20130430-130451.jpgReverend Antonio Parenti, right, and congregant Ken Walsh with the church’s new money-saving solar power system. (Photo above by Wil Fulton. Click to enlarge)


First Assembly of God Church in Shrewsbury describes itself as a “multi-cultural congregation who welcomes and values people from all walks of life.”

Now, thanks to some significant environmentally friendly upgrades, the church can claim to be stewards of the earth, decreasing its environmental footprint and in the process blazing a “green” trail that they hope others will follow, according to Reverend Antonio Parenti, senior pastor.

ho first proposed the idea to install photovoltaic solar panels, which convert the sun’s rays into usable electricity, on the roof of the church and it’s office building.

“We’ve definitely become more environmentally conscious in the past few years,” Parenti, who is in his ninth year at the First Assembly, told redbankgreen in his office, adjacent to the Sycamore Avenue church. “Number one, the panels will serve to make the buildings more environmentally friendly, and number two, over time they will save us money – allowing us to use our funds for God more efficiently and effectively.”

Board of trustees member Ken Walsh, a former engineer said he first thought of the possibility of solar panels when he examined the building’s roof space and realized that panels could be installed on the back and sides of the buildings, keeping them out of regular eyesight while still absorbing the sun’s energy-giving rays.

The panels were installed and turned on in late December at a total costs of $132,480. The church opted to purchase them outright instead of renting or leasing.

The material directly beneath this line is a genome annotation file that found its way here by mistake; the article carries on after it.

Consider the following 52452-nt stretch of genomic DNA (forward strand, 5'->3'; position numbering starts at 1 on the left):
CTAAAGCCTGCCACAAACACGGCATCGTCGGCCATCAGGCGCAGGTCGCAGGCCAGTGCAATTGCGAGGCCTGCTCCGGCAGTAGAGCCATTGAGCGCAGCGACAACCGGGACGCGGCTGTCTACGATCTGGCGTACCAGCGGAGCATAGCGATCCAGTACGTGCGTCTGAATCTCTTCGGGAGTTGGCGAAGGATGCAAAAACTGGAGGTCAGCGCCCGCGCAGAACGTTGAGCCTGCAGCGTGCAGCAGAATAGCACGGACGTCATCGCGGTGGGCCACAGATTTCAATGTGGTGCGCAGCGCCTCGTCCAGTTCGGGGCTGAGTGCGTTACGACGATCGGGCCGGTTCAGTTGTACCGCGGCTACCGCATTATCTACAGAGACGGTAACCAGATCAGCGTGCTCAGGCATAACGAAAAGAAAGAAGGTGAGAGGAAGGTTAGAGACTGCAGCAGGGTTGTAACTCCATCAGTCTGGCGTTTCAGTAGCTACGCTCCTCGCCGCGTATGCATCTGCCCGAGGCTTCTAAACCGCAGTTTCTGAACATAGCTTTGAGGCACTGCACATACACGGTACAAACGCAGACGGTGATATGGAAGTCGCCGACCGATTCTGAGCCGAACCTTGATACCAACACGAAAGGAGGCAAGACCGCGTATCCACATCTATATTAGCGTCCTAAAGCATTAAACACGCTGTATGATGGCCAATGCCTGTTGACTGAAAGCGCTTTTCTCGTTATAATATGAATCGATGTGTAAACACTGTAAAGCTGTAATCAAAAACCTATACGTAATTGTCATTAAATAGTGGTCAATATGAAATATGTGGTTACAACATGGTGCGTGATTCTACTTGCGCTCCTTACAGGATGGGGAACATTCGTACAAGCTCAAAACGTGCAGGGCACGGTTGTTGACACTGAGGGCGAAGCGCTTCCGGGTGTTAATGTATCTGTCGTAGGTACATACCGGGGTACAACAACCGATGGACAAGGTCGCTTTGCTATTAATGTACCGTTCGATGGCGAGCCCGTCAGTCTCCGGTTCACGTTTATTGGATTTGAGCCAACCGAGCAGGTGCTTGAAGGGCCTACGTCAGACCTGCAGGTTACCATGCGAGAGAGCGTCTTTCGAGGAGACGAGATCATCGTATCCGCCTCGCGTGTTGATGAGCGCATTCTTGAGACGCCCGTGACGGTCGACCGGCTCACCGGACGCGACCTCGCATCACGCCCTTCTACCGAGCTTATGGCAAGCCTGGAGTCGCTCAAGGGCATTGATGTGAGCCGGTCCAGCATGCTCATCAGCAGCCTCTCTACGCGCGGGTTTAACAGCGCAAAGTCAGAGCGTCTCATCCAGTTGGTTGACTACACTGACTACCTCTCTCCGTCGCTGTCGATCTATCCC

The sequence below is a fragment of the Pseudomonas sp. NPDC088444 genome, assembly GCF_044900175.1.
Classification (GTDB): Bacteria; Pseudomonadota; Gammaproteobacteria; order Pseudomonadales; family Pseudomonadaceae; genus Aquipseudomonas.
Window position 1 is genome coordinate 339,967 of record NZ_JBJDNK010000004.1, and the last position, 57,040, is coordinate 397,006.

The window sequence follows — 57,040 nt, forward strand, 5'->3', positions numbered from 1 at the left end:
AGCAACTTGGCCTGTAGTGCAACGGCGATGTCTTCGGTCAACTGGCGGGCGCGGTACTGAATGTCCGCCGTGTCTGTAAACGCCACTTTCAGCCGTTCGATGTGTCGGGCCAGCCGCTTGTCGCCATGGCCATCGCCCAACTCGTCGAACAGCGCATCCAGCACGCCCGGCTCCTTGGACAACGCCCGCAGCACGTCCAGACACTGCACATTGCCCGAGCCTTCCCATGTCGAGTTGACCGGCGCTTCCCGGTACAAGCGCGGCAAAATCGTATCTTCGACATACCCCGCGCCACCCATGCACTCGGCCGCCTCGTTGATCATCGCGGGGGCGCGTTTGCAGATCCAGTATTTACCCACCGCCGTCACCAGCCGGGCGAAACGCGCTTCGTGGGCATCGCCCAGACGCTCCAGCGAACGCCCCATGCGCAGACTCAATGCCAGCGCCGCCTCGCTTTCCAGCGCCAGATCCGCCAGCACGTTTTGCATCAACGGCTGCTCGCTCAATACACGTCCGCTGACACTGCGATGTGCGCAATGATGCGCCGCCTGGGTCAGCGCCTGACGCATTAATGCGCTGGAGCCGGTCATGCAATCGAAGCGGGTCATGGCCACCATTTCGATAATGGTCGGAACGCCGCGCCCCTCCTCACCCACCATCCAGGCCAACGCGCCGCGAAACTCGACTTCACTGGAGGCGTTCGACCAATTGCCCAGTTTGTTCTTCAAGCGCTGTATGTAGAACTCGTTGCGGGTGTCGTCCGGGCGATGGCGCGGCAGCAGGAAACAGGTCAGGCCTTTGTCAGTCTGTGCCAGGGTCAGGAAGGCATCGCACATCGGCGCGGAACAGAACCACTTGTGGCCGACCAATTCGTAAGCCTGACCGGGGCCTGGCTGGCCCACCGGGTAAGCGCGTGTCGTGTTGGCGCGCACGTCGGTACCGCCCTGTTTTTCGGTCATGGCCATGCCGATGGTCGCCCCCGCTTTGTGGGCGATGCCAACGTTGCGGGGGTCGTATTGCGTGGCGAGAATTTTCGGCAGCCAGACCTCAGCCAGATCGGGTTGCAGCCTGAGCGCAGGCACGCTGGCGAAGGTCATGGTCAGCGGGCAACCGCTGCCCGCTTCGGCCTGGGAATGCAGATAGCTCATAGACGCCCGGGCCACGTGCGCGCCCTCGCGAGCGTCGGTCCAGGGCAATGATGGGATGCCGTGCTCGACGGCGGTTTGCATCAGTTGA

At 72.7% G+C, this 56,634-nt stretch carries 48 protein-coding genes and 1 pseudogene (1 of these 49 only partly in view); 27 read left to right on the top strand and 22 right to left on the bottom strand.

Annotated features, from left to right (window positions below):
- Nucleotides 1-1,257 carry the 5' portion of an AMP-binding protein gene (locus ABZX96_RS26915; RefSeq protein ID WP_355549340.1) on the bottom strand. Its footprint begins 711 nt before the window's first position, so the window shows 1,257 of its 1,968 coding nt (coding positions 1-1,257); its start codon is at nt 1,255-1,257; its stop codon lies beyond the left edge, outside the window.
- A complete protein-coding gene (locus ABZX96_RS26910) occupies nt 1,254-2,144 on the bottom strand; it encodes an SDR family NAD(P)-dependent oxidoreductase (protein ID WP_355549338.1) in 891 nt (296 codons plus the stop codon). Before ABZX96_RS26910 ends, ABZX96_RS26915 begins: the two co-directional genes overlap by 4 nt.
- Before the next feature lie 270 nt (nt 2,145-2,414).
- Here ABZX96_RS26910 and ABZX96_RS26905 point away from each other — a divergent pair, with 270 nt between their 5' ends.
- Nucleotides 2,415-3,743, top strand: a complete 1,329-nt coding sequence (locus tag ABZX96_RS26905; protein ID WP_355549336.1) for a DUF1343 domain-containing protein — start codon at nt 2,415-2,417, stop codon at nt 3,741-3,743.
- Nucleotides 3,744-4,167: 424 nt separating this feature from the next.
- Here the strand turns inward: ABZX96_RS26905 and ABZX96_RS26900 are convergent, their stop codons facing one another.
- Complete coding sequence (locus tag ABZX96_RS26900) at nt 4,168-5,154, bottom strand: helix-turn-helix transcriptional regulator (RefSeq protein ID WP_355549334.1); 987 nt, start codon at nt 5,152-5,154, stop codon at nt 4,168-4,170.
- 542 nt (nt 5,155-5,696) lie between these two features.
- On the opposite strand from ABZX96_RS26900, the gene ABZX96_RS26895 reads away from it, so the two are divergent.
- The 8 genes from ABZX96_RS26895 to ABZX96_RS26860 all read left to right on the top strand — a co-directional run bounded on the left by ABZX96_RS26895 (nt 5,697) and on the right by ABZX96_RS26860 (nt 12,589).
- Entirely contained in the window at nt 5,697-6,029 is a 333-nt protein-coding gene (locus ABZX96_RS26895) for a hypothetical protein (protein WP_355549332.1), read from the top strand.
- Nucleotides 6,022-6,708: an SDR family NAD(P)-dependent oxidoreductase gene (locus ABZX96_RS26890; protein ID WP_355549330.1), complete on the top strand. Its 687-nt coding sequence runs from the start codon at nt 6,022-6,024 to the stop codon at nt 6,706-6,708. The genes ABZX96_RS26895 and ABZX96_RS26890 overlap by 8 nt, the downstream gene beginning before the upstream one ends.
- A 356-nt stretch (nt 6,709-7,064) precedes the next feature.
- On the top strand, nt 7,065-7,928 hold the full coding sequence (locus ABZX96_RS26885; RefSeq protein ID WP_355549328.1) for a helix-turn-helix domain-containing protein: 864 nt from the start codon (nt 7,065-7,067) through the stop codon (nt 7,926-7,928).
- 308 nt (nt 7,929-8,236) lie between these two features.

But the estimated 30-year return on electricity bills alone is $243,160 according to TerraSol, a company out of Glen Mills, PA that produced and installed the panels.

Parenti and Walsh said the panels can provide more than half the electricity needed for each building on sunny days, and that they weren’t the only energy-saving endeavor the church has undertaken.

“We also had an energy audit recently,” Parenti said. “We had a group out of Lake Como come in and inspect our insulation and air ducts, making sure they run as efficiently as possible.”

Though Walsh said it was a little too early to fully gauge how much energy is being created by the panels and in turn how much money is being saved, he and Parenti are confident that the project will prove successful, particularly in summer months, when air conditioning becomes a drain on electric bills.

“We think it will prove to be a smart, prudent decision, not only financially but environmentally and spiritually as well,” Parenti said. “The response from our members as well as town officials has been nothing but positive so far.”

“If it encourages people to come here and visit us as well, that’s always a benefit,” Walsh added. “Hopefully, we can show people that a life with God in it is a much better life: ‘Come check out our rechargeable panels, and recharge your spiritual life at the same time.’”